Theology 101: Doctrine of the Trinity, and Dance Lessons in Life

trinityWe began on Sunday by watching this video that introduces us a little bit to the doctrine of the Trinity. It helps us to get orientated to what the topic is about, and what it all means.

The Trinity in a nutshell (which is an oxymoron) is this: God is one being, in three persons. Or God is three-in-one. This is difficult to understand but has some really important practical implications.

St. Augustine said:

There is no subject where error is more dangerous, research more laborious and discovery more fruitful than the ones of the Trinity of the Father, the Son, and the Holy Spirit

So to begin with we looked at how the doctrine of the Trinity developed out of the Scriptures. The scriptures clearly speak as God as one, but they also then speak about there being a plurality within God. If you look at the Baptism of Jesus you see the Father speaking, the Son rising out of the water, and the Holy Spirit as a Dove descending. So there is this oneness to God, but also a plurality.

Michael Bird writes:

The Trinity is a theological inference that is drawn out of the Biblical material. The trinity is no mere abstract speculation, but is a theological attempt to provide coherence to the scriptural narrative about God

We then moved to discussing what is the oneness that holds the trinity together? And the clear answer is love. Love as the centre of God (see last week), is also the centre of the Trinity as the loving relations between the Father, Son, and Spirit bind the Trinity in oneness.

Tim Keller puts the binding love of Trinity this way:

Each of the divine persons centers upon the others. None demands that the others revolve around him. Each voluntarily circles the other two, pouring love, delight, and adoration into them. Each person of the Trinity loves, adores, defers to, and rejoices in the others. That creates a dynamic, pulsating dance of joy and love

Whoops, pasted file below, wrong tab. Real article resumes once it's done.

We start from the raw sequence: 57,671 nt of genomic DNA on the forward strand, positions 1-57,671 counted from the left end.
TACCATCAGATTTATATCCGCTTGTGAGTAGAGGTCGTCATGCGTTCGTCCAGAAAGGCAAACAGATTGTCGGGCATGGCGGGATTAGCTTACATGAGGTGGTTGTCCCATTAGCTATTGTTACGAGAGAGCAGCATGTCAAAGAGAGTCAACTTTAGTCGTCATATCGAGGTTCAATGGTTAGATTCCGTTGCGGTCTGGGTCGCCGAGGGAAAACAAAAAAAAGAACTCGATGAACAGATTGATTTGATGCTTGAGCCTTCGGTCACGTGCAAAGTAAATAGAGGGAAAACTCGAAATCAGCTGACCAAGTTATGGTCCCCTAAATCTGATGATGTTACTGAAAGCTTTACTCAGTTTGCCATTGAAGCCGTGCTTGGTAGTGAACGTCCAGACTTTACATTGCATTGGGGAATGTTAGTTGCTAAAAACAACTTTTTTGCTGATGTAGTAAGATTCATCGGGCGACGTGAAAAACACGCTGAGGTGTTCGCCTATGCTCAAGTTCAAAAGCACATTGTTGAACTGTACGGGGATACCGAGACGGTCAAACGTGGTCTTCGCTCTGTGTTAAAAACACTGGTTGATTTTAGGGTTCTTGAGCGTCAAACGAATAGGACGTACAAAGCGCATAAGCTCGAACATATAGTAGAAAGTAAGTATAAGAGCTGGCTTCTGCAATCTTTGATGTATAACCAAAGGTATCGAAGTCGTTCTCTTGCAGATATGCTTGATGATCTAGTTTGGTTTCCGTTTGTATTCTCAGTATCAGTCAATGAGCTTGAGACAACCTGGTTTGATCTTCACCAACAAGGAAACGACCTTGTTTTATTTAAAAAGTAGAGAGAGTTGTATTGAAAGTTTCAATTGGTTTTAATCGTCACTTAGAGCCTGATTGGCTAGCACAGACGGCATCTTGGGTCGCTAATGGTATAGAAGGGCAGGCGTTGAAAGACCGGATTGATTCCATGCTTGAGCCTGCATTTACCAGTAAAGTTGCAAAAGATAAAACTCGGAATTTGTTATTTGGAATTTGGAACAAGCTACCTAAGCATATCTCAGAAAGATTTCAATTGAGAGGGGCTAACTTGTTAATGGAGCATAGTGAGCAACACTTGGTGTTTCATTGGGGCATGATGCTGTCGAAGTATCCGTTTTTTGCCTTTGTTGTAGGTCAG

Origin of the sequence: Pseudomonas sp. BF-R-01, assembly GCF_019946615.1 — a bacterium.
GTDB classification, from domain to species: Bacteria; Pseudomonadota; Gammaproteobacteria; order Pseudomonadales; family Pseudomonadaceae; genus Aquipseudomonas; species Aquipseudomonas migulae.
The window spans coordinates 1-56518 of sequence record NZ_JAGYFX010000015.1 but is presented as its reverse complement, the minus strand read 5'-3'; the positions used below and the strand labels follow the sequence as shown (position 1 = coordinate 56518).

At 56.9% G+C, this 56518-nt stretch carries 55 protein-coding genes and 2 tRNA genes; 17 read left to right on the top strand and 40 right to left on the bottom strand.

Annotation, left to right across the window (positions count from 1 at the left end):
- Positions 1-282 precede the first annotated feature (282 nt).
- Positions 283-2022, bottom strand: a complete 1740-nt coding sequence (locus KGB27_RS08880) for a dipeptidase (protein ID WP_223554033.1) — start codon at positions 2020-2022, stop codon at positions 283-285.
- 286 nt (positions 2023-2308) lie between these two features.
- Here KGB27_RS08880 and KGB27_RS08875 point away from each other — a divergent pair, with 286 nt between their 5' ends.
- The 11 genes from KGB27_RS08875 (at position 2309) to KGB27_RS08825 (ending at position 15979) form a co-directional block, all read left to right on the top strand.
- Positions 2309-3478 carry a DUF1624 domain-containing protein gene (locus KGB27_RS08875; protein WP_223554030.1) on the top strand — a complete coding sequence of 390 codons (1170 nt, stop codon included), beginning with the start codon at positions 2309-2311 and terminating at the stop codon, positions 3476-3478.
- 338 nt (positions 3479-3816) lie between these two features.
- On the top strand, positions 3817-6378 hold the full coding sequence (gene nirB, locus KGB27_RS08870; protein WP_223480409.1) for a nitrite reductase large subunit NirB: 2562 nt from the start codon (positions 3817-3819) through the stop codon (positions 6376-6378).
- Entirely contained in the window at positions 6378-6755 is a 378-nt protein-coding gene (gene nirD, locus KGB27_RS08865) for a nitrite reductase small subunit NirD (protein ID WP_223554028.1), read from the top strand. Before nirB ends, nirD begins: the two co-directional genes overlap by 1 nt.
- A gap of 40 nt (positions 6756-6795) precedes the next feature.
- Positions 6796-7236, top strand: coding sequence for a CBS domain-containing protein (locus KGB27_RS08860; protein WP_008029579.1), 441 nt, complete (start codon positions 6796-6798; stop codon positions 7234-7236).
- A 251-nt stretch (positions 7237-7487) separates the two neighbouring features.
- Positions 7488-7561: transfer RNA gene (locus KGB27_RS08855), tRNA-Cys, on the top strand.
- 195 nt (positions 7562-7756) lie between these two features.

That’s a beautiful picture of the Trinity being a divine dance of love, and invites us to participate as they open space not only for one another but also for us.

So that was our main point for Sunday. That the trinity is: The unity of One God, in three persons bound in love

This is a very practical assertion for this reason. If God is bound in love together in unity, self-sacrifice, and submission this gives us a model for how we are to live in our relationships. If the relationships between the Father, Son, and Spirit are characterized by mutual submission and love this then is not only an explication of God, but a invitation for us to follow God in mutual love and submission in our relationships.

This means in our churches, communities, marriages, and neighborhoods we should be seeking to live with mutual love and giving. We should be inviting others into the dance of love that we follow the Trinity in.

 

 

Sermon Notes:

Big Idea: The unity of One God, in three persons bound in love

Teaching Points:

  • If all the Holy Spirit does is to confirm your personal theology, it probably isn’t the Holy Spirit. The work of the Spirit is to conform each of us as persons and together as a people into the image of Jesus. Michael Hardin
  • The Trinity is arguably the most distinctive doctrine of Christianity as it distinguishes Christianity from other monotheistic faiths like Islam and Judaism. Michael Bird